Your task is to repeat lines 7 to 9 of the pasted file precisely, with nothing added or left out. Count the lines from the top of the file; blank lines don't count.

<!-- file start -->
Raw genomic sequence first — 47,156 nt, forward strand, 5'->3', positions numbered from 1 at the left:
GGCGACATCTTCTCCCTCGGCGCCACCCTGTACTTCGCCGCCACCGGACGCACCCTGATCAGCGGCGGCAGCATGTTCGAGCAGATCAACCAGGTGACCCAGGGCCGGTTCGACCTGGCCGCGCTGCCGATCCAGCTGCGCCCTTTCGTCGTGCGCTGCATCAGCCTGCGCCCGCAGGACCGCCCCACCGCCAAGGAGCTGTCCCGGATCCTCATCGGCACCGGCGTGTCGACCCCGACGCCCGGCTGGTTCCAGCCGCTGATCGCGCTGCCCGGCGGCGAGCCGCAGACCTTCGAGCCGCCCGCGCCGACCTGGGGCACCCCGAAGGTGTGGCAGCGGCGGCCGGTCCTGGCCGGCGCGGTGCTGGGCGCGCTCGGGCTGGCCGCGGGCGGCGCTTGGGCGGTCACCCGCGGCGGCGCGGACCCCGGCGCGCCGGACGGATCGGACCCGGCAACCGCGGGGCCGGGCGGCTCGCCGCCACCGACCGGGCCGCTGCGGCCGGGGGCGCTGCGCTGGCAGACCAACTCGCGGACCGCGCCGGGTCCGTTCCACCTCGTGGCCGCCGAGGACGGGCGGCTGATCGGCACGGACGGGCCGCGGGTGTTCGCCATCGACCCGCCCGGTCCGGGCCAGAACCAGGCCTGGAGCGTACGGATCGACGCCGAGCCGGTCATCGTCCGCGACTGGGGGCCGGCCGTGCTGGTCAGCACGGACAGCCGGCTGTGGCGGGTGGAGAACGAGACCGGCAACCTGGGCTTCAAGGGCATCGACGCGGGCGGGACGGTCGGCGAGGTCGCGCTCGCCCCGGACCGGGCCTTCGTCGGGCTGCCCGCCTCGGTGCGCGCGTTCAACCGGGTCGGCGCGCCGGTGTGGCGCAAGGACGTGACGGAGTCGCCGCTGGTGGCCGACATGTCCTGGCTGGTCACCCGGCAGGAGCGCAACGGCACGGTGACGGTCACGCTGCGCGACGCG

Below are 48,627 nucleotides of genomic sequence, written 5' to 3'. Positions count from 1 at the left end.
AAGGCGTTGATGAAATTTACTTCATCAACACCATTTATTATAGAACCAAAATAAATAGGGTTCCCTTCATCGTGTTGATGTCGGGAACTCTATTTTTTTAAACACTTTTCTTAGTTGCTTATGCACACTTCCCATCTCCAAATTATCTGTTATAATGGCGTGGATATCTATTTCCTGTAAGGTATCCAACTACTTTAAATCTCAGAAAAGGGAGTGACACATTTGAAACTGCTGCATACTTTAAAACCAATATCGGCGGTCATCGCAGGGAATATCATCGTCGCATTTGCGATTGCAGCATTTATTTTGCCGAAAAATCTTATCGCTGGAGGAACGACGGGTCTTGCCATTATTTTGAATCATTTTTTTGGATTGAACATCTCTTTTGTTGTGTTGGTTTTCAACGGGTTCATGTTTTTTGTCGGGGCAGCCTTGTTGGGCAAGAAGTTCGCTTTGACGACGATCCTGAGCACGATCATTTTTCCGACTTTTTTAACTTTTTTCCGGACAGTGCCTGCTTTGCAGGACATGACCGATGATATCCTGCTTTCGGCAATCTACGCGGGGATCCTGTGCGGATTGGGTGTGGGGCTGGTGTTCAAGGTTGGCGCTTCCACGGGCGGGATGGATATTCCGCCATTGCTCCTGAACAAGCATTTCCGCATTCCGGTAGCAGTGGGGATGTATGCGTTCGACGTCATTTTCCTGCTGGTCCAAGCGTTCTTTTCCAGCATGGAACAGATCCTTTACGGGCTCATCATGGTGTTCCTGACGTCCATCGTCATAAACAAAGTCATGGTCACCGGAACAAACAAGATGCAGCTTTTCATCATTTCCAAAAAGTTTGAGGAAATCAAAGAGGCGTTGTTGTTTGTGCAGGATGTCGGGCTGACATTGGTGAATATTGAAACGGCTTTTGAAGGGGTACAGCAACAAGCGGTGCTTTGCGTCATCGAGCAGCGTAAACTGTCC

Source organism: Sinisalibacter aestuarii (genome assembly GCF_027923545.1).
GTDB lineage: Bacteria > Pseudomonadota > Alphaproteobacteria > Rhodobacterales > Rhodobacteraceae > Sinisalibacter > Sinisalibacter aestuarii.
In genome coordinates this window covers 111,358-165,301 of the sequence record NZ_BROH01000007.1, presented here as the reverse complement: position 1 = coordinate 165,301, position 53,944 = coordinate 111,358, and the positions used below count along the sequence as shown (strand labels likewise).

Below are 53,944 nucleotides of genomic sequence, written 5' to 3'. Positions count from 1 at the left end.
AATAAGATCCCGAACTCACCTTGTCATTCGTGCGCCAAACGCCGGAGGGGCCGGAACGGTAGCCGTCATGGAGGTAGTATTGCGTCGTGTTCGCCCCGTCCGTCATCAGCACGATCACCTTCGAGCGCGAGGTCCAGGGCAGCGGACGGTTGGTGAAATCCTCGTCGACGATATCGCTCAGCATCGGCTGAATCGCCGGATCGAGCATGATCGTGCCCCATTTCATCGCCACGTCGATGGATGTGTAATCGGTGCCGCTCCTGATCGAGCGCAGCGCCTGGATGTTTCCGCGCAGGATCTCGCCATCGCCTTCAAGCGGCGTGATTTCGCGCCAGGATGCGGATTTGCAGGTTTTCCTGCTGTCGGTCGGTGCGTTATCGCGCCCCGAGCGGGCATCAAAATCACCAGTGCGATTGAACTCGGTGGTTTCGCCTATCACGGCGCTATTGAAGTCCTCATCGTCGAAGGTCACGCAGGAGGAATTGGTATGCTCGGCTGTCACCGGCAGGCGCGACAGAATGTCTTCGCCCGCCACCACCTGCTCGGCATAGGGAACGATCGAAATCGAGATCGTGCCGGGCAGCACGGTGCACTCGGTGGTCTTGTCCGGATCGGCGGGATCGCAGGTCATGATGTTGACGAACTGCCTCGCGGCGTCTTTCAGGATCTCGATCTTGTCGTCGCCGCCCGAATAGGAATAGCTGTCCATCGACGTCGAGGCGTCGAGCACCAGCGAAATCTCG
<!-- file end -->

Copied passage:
In genome coordinates this window covers 111,358-165,301 of the sequence record NZ_BROH01000007.1, presented here as the reverse complement: position 1 = coordinate 165,301, position 53,944 = coordinate 111,358, and the positions used below count along the sequence as shown (strand labels likewise).

Below are 53,944 nucleotides of genomic sequence, written 5' to 3'. Positions count from 1 at the left end.
AATAAGATCCCGAACTCACCTTGTCATTCGTGCGCCAAACGCCGGAGGGGCCGGAACGGTAGCCGTCATGGAGGTAGTATTGCGTCGTGTTCGCCCCGTCCGTCATCAGCACGATCACCTTCGAGCGCGAGGTCCAGGGCAGCGGACGGTTGGTGAAATCCTCGTCGACGATATCGCTCAGCATCGGCTGAATCGCCGGATCGAGCATGATCGTGCCCCATTTCATCGCCACGTCGATGGATGTGTAATCGGTGCCGCTCCTGATCGAGCGCAGCGCCTGGATGTTTCCGCGCAGGATCTCGCCATCGCCTTCAAGCGGCGTGATTTCGCGCCAGGATGCGGATTTGCAGGTTTTCCTGCTGTCGGTCGGTGCGTTATCGCGCCCCGAGCGGGCATCAAAATCACCAGTGCGATTGAACTCGGTGGTTTCGCCTATCACGGCGCTATTGAAGTCCTCATCGTCGAAGGTCACGCAGGAGGAATTGGTATGCTCGGCTGTCACCGGCAGGCGCGACAGAATGTCTTCGCCCGCCACCACCTGCTCGGCATAGGGAACGATCGAAATCGAGATCGTGCCGGGCAGCACGGTGCACTCGGTGGTCTTGTCCGGATCGGCGGGATCGCAGGTCATGATGTTGACGAACTGCCTCGCGGCGTCTTTCAGGATCTCGATCTTGTCGTCGCCGCCCGAATAGGAATAGCTGTCCATCGACGTCGAGGCGTCGAGCACCAGCGAAATCTCG